No matter where you fall on the Donald Sterling drama, his downfall should serve as an important reminder to everyone that the age of expecting privacy, for better or worse, is dead.

It seems that nary a week goes by when some celebrity, athlete, business mogul, or politician doesn’t get caught in a controversy over an email, status update, tweet, or sext. And nearly every time, anyone younger than say thirty-five scratches their head utterly confused at how an otherwise successful person didn’t know better than to put whatever it was out into the universe in the first place.

Right now, there is a legion of Human Resource Managers scouring through the Facebook walls and tweet history of prospective new-hires, looking for warning signs that they couldn’t glean from reading a resume or conducting an interview. Law enforcement and various intelligence services have unprecedented access to our data. And advertisers are busy using vast stores of information about our interests, purchasing history, and associations to tailor highly-targeted ads designed to appeal to us at an individual level  to steer our spending towards the people paying them.

As much as we might like to pretend otherwise, the trend lines are clear. The information age means more and more of our digital lives will be seen by more people and searched by ever-more intelligent algorithms. We can’t expect to get this genie back in the bottle anytime soon.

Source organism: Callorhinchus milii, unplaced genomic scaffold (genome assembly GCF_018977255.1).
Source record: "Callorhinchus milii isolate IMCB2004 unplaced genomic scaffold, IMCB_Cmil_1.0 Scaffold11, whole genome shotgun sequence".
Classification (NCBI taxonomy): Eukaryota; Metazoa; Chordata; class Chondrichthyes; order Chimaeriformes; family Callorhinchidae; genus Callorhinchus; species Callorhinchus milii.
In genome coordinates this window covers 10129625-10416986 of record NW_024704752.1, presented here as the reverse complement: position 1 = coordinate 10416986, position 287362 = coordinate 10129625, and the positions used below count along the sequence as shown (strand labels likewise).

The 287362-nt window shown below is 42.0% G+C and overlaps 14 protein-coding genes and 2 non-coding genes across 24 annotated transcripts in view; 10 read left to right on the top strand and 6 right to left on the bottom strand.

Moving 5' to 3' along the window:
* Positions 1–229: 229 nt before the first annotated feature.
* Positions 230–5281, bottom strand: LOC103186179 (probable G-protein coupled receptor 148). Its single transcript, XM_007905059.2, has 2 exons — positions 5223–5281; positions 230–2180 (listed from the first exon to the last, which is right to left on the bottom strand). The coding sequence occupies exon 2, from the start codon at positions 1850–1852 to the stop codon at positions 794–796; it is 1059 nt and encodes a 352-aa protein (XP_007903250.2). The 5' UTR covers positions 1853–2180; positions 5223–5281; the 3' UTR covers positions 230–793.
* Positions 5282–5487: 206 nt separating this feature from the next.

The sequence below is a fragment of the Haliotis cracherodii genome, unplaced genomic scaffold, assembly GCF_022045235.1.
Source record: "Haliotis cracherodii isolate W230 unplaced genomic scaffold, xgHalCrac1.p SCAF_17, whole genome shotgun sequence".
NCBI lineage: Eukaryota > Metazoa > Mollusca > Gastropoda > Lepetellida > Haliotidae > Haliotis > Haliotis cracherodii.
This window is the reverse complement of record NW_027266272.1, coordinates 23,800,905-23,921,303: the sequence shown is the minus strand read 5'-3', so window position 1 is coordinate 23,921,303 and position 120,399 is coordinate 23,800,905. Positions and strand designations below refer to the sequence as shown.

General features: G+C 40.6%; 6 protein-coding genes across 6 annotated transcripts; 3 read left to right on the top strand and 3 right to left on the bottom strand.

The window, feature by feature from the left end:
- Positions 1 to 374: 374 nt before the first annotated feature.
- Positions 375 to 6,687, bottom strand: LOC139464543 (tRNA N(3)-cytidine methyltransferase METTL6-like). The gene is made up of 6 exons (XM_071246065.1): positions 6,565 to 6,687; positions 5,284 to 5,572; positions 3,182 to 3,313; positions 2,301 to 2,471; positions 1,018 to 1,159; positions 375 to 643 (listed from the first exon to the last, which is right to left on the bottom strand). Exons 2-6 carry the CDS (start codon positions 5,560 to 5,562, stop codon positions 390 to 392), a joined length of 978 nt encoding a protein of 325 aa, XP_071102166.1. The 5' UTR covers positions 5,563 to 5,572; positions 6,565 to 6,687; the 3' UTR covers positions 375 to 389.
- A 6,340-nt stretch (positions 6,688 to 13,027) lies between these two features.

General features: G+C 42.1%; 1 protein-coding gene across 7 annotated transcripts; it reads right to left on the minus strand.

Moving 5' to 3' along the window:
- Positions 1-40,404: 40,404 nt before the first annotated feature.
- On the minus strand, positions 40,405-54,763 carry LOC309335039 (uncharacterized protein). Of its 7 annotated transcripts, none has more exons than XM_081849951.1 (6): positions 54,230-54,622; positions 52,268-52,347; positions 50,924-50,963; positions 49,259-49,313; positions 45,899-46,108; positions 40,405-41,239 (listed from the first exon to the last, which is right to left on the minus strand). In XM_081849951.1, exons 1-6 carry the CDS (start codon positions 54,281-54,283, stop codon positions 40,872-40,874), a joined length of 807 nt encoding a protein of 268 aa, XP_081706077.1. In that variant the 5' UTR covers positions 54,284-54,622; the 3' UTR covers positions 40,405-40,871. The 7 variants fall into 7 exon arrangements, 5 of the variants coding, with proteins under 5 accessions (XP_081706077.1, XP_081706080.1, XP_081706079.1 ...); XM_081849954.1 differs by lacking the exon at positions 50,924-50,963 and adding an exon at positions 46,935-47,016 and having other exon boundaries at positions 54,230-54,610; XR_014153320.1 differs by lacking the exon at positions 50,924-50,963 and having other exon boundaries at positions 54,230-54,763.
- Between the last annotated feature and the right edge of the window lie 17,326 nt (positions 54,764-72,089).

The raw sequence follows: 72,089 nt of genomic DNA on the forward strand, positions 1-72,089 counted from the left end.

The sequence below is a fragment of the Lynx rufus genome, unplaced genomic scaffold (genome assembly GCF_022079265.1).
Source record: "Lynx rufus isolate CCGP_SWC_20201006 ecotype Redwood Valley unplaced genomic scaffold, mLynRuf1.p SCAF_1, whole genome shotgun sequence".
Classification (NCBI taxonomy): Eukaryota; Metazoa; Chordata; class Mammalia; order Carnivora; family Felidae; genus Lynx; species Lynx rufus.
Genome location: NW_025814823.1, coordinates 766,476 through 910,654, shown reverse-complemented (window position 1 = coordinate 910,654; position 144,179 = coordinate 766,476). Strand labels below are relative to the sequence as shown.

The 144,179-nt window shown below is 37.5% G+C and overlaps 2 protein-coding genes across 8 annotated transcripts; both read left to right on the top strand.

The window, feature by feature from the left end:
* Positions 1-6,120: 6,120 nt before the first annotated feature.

Therefore, we can no longer reasonably expect to wear a different face in our public and professional lives from what we really are in the security of our homes. The two will be forced to come together eventually. This is a lesson we must learn very quickly to avoid the potential danger, and it’s a lesson we must teach to our children before they begin to have an online presence.

I understand why this new reality is so unsettling, even terrifying to many people. Everyone will have to choose for themselves how to deal with the repercussions.

For me, I’ve long ago decided to drop the filters and pretense and just be fully me, all the time. I say things that sometimes upsets, even offends those who disagree. But it’s out there for everyone to see, critique, and comment on.

As a result, I own myself. No one can blackmail me, because what I say in private is no different from what I say in public. There will be no surprises.

Except all that stuff about Jamaicans. God I hate those people…